Oyez, Oyez, Oyez!

Signed and dated 1850


LOST on Monday between Old Town Street & Union St, purse containing sovereigns…

This unusual silhouette is a posthumous portrait of William Tucker town crier of Plymouth, a position he held for thirty-five years. Dressed in his regalia of gilt-edged cloak and tricorn hat, and carrying two bells, he would have a prominent figure on the streets. On this particular day he is advertising the lose of a purse containing sovereigns. No doubt there would have been a reward offered for its safe return.

A bell man or town crier spread the news at a time when many people could not read newspapers. The tradition dates back to the sixteenth century when Chester’s first bell man was paid one penny for ‘going for anything that is lost’ and four pennies for leading a funeral procession. An article in the Exeter and Plymouth Gazette on 12 July 1828 records how the town crier (possibly William Tucker) gave notice that Henry Broom — described as ‘a wretch in human shape’ — was intending to auction his wife. He subsequently sold her for one pound, much to the crowd’s anger and a riot broke out.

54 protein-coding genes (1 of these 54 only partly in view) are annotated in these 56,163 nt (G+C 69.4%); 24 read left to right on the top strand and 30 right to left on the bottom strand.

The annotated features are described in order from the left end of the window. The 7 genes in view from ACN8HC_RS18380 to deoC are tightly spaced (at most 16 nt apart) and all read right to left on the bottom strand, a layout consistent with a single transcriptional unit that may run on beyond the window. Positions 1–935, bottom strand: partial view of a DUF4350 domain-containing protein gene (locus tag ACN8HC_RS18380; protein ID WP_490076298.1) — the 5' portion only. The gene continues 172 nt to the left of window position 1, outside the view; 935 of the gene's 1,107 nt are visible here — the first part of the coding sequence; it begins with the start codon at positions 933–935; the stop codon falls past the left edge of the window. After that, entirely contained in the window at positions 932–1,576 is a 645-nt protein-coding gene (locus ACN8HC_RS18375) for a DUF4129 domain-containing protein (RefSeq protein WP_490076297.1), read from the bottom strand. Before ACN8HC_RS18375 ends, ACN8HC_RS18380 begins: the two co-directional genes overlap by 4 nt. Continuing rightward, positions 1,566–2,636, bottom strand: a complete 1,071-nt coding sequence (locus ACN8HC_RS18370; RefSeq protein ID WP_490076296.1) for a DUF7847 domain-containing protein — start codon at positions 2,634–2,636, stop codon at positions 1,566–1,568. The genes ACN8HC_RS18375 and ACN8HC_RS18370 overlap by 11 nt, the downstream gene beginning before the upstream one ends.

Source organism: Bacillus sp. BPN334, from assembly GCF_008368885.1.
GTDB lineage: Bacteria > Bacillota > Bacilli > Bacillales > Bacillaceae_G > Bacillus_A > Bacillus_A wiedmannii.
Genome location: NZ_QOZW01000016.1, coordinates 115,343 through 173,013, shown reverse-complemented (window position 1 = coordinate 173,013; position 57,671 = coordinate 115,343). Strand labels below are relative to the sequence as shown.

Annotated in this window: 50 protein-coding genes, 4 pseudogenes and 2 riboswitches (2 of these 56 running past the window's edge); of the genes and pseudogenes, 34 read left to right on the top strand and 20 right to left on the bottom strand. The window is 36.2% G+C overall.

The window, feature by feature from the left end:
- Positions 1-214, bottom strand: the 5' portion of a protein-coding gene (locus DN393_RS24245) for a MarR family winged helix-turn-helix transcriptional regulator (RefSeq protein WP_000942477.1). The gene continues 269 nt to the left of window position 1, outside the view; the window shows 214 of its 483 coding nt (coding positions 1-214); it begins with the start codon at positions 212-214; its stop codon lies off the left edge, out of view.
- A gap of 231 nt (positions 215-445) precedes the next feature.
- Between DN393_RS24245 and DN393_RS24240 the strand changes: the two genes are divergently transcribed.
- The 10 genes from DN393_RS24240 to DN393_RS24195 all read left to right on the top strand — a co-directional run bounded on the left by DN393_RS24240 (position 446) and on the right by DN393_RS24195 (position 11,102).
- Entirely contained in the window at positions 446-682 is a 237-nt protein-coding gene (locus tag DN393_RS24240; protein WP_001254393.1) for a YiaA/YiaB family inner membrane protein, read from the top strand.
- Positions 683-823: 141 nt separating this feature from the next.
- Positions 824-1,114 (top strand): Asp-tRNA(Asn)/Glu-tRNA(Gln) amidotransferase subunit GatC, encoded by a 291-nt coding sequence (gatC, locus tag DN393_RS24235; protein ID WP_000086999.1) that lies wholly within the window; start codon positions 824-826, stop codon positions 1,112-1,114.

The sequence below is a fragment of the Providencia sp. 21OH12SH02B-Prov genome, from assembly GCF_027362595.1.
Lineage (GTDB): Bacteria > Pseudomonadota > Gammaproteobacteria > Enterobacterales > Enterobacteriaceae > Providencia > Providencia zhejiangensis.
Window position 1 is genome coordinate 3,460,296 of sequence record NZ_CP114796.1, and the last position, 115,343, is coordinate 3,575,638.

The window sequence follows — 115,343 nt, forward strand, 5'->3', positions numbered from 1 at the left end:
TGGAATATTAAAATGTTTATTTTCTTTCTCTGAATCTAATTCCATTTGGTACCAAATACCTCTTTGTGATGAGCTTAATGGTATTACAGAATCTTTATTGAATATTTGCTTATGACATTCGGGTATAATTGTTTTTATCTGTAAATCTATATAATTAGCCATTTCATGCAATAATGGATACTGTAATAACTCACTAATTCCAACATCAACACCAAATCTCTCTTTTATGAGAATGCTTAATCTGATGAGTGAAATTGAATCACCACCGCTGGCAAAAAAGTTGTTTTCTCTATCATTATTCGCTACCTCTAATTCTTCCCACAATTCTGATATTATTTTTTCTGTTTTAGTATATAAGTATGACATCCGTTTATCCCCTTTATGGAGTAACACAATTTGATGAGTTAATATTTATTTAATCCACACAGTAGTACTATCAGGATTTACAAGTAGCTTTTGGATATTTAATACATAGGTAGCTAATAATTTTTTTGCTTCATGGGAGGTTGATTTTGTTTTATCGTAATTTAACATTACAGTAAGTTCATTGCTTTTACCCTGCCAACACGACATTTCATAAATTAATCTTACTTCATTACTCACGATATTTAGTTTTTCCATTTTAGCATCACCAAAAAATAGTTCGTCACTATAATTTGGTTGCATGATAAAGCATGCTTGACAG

The silhouette is painted and has a watercolour border. It is signed and dated August 1850 on the reverse. The artist was probably a relative of the sitter. The silhouette is also inscribed along the bottom edge – WILLIAM TUCKER / Died Novr 1st, 1848. Aged 79. Being Town crier of the Borough of Plymouth 35 Years. The silhouette is set in the original dark wood frame.

Item Ref. 4473

Size: framed, 380 x 338mm (14⅞ x 13⅜")